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Horst Steinke


arguing the existence of either of the other two “Homers”



The “strategy” of this interpretation consists of changing the

scope and application of «

per metà

» from the function of picking

out one half of a pair of disjunctive alternatives, to a judgment of

the (relative) quality/qualification of the single notion of «Homer

as a poetic character», in other words, arguing that it meant that

“Homer” was “part fiction, part reality”. As a result, «

per metà


semantically, is assimilated to a different term used by Vico for

“half” of something: «[…] the Greek poets, profoundly steeped

in that doctrine (as was Menander, for example, in comparison

with whom Terence was called even by the Latins “half a Me-

nander (

Menandro dimezzato

)”, could create certain luminous ex-

amples of ideal human types […]» (§ 808). By this interpretive

move, the domain to which Vico’s «

affermarlo per la metà»


namely, the domain of thinking, logic, and (discrete) truth-values,

is replaced by a domain of the non-logical notion of variations in

degree (a species of metric space, when endowed with additional

structure), which is grounded in the primitive relation of “more

or less”


. Text-immanent exegesis in this case, therefore, cannot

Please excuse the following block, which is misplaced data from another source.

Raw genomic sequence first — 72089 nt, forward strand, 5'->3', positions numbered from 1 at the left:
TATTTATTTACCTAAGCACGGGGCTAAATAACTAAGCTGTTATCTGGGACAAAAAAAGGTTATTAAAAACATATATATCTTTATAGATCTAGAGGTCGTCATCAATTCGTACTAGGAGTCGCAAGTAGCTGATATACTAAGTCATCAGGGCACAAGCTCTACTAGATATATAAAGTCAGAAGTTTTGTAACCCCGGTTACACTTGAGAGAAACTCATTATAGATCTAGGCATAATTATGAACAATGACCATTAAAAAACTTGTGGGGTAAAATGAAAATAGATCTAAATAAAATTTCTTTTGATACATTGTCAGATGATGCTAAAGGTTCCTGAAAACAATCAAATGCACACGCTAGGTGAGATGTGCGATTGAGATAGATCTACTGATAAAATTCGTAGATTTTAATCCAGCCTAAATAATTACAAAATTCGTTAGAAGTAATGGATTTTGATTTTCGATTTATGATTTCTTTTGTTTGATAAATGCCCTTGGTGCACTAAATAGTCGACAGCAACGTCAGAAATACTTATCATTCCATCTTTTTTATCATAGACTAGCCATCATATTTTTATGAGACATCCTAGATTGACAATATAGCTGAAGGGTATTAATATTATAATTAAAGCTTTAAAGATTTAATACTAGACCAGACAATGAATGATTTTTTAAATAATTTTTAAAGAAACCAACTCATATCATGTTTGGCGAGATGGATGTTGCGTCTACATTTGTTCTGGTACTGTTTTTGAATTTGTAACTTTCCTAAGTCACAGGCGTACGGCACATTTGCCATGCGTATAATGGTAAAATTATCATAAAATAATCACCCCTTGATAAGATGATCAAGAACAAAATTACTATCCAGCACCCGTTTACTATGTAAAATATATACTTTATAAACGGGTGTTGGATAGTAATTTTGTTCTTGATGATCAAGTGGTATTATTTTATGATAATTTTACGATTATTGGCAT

be divorced from questions of underlying ontology.

Against the horizon of the proposed interpretation of Vico’s

understanding of the genesis and development of the Homeric

poems, the putative parallel with Spinoza’s critique of Moses’ au-

thorship of the Pentateuch can now be (re)considered. As will be

recalled, Spinoza’s main contention and result was that the Pen-

tateuch (as well as several other Bible “books” immediately fol-

lowing it in the Old Testament canon as we have it today, up to,

and including,



Second Kings

) were written by the Persian

Era Ezra (albeit using older material)


; however, Ezra’s work

included relatively small portions of text directly attributed to

Moses, including, most importantly, the part called “the Book of

the Law of God”


. And, most significantly, Spinoza argues for

Ezra’s authorship on the basis of «a fixed aim in view», «the unity

of theme of all these books, their interconnections»